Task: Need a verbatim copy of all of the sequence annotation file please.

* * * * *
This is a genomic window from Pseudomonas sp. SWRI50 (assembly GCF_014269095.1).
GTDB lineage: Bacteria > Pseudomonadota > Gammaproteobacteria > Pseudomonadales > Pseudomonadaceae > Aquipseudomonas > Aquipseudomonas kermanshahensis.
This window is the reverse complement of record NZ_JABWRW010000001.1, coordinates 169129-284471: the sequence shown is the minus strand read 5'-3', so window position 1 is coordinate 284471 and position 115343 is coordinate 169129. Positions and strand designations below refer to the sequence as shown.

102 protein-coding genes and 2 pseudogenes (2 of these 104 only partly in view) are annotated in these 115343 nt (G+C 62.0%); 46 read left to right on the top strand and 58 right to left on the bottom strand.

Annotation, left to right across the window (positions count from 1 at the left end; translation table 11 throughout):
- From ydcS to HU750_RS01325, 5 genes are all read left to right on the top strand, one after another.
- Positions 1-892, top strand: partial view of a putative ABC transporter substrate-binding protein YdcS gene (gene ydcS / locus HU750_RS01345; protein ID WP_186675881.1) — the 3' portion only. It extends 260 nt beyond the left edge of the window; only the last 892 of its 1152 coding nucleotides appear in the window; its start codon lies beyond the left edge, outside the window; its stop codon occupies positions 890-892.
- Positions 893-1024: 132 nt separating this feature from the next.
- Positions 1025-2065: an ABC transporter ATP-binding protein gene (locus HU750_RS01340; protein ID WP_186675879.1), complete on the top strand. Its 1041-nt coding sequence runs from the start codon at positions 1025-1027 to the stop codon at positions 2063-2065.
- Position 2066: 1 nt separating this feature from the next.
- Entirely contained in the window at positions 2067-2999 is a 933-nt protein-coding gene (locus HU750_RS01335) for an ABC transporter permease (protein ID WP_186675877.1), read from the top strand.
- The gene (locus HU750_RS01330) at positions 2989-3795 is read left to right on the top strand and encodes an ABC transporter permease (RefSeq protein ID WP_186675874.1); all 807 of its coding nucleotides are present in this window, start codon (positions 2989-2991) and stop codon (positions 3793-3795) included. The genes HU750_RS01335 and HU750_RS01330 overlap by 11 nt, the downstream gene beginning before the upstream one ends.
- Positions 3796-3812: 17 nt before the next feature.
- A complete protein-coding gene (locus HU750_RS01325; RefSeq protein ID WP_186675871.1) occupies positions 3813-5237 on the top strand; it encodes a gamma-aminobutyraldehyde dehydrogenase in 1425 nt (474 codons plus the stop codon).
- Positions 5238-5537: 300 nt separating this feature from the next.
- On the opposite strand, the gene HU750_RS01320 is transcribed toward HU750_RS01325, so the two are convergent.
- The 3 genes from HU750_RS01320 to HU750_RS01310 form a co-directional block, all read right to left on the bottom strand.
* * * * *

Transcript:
This is a genomic window from Pseudomonas sp. SWRI50 (assembly GCF_014269095.1).
GTDB lineage: Bacteria > Pseudomonadota > Gammaproteobacteria > Pseudomonadales > Pseudomonadaceae > Aquipseudomonas > Aquipseudomonas kermanshahensis.
This window is the reverse complement of record NZ_JABWRW010000001.1, coordinates 169129-284471: the sequence shown is the minus strand read 5'-3', so window position 1 is coordinate 284471 and position 115343 is coordinate 169129. Positions and strand designations below refer to the sequence as shown.

102 protein-coding genes and 2 pseudogenes (2 of these 104 only partly in view) are annotated in these 115343 nt (G+C 62.0%); 46 read left to right on the top strand and 58 right to left on the bottom strand.

Annotation, left to right across the window (positions count from 1 at the left end; translation table 11 throughout):
- From ydcS to HU750_RS01325, 5 genes are all read left to right on the top strand, one after another.
- Positions 1-892, top strand: partial view of a putative ABC transporter substrate-binding protein YdcS gene (gene ydcS / locus HU750_RS01345; protein ID WP_186675881.1) — the 3' portion only. It extends 260 nt beyond the left edge of the window; only the last 892 of its 1152 coding nucleotides appear in the window; its start codon lies beyond the left edge, outside the window; its stop codon occupies positions 890-892.
- Positions 893-1024: 132 nt separating this feature from the next.
- Positions 1025-2065: an ABC transporter ATP-binding protein gene (locus HU750_RS01340; protein ID WP_186675879.1), complete on the top strand. Its 1041-nt coding sequence runs from the start codon at positions 1025-1027 to the stop codon at positions 2063-2065.
- Position 2066: 1 nt separating this feature from the next.
- Entirely contained in the window at positions 2067-2999 is a 933-nt protein-coding gene (locus HU750_RS01335) for an ABC transporter permease (protein ID WP_186675877.1), read from the top strand.
- The gene (locus HU750_RS01330) at positions 2989-3795 is read left to right on the top strand and encodes an ABC transporter permease (RefSeq protein ID WP_186675874.1); all 807 of its coding nucleotides are present in this window, start codon (positions 2989-2991) and stop codon (positions 3793-3795) included. The genes HU750_RS01335 and HU750_RS01330 overlap by 11 nt, the downstream gene beginning before the upstream one ends.
- Positions 3796-3812: 17 nt before the next feature.
- A complete protein-coding gene (locus HU750_RS01325; RefSeq protein ID WP_186675871.1) occupies positions 3813-5237 on the top strand; it encodes a gamma-aminobutyraldehyde dehydrogenase in 1425 nt (474 codons plus the stop codon).
- Positions 5238-5537: 300 nt separating this feature from the next.
- On the opposite strand, the gene HU750_RS01320 is transcribed toward HU750_RS01325, so the two are convergent.
- The 3 genes from HU750_RS01320 to HU750_RS01310 form a co-directional block, all read right to left on the bottom strand.